Dogwood Summer Youth Theater 2019
By Katie Clark
Photos by Chelsea Webb
Walking backstage of Dogwood Center for the Performing Arts, props for the upcoming Summer Youth Theater presentation are scattered around. As I look them over, Marianne Boegeter, Dogwood’s Executive Director, laughs as I point out the plastic hotdogs among the old fashioned fake food items. “I don’t know what hotdogs have to do with Tom Sawyer,” she states. “You’ll have to ask Chelsea and Casey Webb about that!”
The Dogwood is located just outside of Fremont proper, off of West 48th street (which really is a continuation of West Main street in downtown Fremont). It is beautiful, easily accessible facility that rivals any of those found in larger cities.Every May finds this facility buzzing with preparation for the upcoming summer’s performance.
Sitting down with the sisters in the Green Room about a half hour before the cast and crew would arrive they shared a bit about the program.
“We make sure to choose plays that can support a lot of character parts as well is fun for our actors and recognizable to our community audience,” stated Chelsea Webb, long-time co-director. “We don’t like to turn away any young person who wants to be a part of our production.”
Last summer they had their largest cast at 60 actors and created little vignettes that fit with the play during set changes to make sure everyone had a part.
According to the sisters the program has been generally a one family show when it comes to the behind the scenes work.
“Our mom and dad were big fans of the theater and when a family friend who had started the summer program had to focus on his college classes, our family jumped in and has been swimming with it ever sense.”
Chelsea, just 19 at the time, became the director along with her mom as assistant. Casey, 15 years old or so at that point, acted in the productions but has now taken on the main director role from her sister. Their dad’s handywork has been in the set design and prop building right from the start, and he continues to love the work. The three brothers have acted, directed, and worked backstage on and off for the past 15 years.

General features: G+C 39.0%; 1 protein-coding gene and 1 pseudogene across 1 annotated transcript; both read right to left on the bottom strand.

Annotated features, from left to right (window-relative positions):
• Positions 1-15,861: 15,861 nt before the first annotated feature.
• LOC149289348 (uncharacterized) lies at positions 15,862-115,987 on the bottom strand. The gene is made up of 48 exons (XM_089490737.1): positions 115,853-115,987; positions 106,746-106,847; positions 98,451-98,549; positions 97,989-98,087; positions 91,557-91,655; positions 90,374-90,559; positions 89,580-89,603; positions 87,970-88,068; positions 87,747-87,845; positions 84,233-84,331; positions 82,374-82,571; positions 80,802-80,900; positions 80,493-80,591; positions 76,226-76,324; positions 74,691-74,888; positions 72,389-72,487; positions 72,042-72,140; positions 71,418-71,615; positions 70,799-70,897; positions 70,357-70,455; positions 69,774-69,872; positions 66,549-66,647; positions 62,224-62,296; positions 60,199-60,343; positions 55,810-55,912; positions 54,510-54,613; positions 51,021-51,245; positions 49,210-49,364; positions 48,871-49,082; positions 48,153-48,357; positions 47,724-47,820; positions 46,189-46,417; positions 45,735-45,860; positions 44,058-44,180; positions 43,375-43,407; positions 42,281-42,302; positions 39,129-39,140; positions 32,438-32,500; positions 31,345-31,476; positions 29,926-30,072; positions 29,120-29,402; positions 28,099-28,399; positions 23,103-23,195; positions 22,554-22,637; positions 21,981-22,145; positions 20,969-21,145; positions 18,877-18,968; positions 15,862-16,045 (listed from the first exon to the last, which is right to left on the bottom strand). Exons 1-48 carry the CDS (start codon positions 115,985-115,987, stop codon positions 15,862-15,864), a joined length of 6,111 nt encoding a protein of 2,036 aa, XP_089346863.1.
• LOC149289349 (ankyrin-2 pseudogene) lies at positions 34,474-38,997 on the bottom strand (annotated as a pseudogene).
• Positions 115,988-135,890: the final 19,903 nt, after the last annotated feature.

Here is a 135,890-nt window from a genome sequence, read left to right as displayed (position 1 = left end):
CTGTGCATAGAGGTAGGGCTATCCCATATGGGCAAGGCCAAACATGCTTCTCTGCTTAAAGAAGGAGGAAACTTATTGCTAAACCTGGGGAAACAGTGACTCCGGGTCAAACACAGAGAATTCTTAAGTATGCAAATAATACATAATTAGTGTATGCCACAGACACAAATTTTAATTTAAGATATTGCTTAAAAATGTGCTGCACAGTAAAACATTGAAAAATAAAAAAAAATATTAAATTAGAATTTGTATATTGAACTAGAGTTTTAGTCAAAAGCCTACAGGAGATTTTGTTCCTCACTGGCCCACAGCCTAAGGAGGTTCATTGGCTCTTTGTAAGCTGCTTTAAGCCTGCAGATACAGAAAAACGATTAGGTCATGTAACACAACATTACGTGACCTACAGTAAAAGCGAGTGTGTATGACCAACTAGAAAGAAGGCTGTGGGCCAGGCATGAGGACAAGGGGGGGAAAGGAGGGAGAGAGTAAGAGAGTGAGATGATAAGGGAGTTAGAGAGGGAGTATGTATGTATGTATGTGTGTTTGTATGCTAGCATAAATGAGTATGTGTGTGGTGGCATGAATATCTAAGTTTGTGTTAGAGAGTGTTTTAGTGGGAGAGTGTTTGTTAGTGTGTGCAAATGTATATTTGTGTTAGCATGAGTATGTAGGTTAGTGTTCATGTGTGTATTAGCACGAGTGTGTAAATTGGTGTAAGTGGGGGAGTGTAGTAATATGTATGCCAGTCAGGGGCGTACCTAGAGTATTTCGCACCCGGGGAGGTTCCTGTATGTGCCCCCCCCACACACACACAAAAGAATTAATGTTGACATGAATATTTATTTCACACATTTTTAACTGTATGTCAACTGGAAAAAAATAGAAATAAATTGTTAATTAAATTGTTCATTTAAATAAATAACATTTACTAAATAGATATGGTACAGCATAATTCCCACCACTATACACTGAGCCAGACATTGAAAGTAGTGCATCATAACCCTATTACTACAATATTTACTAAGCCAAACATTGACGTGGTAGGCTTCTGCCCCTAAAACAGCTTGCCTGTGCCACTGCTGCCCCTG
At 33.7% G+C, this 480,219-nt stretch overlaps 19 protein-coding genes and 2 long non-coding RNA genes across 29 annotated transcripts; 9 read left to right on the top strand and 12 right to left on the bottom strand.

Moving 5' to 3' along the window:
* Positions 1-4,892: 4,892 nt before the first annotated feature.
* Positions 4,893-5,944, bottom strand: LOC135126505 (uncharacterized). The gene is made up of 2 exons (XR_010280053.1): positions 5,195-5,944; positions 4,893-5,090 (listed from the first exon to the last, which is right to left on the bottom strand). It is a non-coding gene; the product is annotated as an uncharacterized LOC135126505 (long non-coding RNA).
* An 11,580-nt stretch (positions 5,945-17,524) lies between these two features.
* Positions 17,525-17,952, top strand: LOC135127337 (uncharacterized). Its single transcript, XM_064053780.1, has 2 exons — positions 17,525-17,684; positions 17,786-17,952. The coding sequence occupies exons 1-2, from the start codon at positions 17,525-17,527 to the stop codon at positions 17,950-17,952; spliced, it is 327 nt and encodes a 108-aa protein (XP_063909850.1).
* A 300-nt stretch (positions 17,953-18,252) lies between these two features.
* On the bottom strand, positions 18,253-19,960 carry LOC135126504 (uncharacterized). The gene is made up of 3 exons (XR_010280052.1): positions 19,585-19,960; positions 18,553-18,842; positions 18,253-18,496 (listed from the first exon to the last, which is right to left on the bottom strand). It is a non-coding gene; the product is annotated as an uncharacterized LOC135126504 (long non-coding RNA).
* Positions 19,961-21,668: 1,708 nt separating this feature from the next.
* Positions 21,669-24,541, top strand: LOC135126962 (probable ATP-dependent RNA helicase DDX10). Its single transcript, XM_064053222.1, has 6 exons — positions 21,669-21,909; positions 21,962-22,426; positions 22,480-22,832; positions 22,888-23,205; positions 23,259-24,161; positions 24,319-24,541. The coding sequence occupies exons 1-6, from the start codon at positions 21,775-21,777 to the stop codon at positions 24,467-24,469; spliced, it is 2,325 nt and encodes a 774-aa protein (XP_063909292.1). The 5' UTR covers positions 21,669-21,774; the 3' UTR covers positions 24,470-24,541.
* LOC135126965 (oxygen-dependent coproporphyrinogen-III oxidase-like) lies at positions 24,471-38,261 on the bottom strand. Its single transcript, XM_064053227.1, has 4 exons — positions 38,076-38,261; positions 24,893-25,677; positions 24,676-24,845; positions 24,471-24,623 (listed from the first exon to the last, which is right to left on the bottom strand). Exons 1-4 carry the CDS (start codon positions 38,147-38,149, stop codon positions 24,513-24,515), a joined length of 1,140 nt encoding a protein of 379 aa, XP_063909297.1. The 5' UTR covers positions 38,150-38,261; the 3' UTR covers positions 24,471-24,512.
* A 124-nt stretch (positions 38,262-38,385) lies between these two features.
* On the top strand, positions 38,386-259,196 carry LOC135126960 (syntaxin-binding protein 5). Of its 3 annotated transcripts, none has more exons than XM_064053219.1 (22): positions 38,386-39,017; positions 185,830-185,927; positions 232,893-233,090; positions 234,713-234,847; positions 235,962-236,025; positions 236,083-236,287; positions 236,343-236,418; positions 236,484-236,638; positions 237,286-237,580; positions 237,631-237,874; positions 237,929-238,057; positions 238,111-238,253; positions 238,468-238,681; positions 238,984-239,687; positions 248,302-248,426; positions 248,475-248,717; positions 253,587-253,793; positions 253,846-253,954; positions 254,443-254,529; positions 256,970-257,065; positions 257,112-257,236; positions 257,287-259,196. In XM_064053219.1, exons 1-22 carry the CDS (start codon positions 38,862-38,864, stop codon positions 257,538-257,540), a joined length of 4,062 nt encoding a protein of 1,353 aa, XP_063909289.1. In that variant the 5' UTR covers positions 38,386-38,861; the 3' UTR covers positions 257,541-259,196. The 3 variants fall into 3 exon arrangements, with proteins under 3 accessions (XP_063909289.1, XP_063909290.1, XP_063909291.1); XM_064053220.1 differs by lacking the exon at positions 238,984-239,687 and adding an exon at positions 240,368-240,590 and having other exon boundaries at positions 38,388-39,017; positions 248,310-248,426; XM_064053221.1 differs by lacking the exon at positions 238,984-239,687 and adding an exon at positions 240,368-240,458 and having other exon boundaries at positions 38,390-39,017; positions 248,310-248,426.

We finished our interview just as practice was about to start. The backstage was already bustling with actors (ages 12-18), Webb family members, and volunteers who help make the show a possibility.
The Webb family have been in this for so long that they know just what needs doing. This is a really high-quality production that is free for the audience to attend.
Each year a grant request is submitted for the upcoming play. The grant from the Fremont Area Community Foundation covers the cost of the production (costumes, props, setting, and part-time pay for the director) as well as a DVD copy of one of the formal performances given to each cast member as a memento.
“We have really supportive families, so many help out however they can; many cast members return again and again until they hit the age limit.”
I had to ask one last question before I left; what about the hotdogs? Chelsea and Casey give a sly look to each other. Casey smirks, “That started out with our brother who would secretly add in a mannequin head-you know, the kind cosmetologist use to practice-somewhere on set during a performance. It was something that only we cast members knew about-an inside joke.
“Our family has a lot of fun while we do this every summer together, and we’ve kept this tradition alive, although we’ve ditched the head.”
So, come to this summer’s production of The Adventures of Tom Sawyer on either Friday, July 26th or Saturday, July 27th at 7:30pm. Admission is totally free.
You can keep your eyes open for the fake hotdogs and get a little giggle right along with the cast.
Donations are welcomed the night of the play. Concessions are offered for purchase during the intermission.
For more info:
Features and Fun
Concerts, Plays, Happenings, Local Recipes, Gardening, Entertainment, Charities, Fundraisers, upcoming events, Theater, Activities, Tech, and much more.
“We don’t have a choice on whether we do social media, the question is how well we do it.”
- Eric Qualman